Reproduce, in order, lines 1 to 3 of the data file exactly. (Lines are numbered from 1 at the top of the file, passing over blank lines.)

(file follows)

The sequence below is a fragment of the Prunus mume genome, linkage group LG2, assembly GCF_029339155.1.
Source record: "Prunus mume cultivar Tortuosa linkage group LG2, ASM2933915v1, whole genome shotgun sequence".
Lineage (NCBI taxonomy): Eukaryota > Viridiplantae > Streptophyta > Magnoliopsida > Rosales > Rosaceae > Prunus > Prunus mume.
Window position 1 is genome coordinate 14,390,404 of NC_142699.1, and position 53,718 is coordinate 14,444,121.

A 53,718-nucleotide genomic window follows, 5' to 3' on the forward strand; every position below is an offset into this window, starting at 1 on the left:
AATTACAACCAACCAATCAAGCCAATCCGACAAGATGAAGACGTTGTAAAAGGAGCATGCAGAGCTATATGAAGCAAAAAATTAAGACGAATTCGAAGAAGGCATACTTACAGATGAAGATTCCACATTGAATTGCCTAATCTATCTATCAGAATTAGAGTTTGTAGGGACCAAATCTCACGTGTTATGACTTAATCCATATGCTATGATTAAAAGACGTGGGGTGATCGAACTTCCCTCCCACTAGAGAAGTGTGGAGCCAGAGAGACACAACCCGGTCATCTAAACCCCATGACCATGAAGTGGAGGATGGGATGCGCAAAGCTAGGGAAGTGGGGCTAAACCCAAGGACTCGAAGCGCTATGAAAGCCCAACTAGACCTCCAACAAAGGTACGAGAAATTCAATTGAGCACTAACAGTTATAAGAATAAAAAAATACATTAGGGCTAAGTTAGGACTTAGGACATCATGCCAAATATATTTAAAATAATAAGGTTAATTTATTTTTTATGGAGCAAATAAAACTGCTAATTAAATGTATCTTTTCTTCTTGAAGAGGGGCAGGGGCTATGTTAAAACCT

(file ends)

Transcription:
The sequence below is a fragment of the Prunus mume genome, linkage group LG2, assembly GCF_029339155.1.
Source record: "Prunus mume cultivar Tortuosa linkage group LG2, ASM2933915v1, whole genome shotgun sequence".
Lineage (NCBI taxonomy): Eukaryota > Viridiplantae > Streptophyta > Magnoliopsida > Rosales > Rosaceae > Prunus > Prunus mume.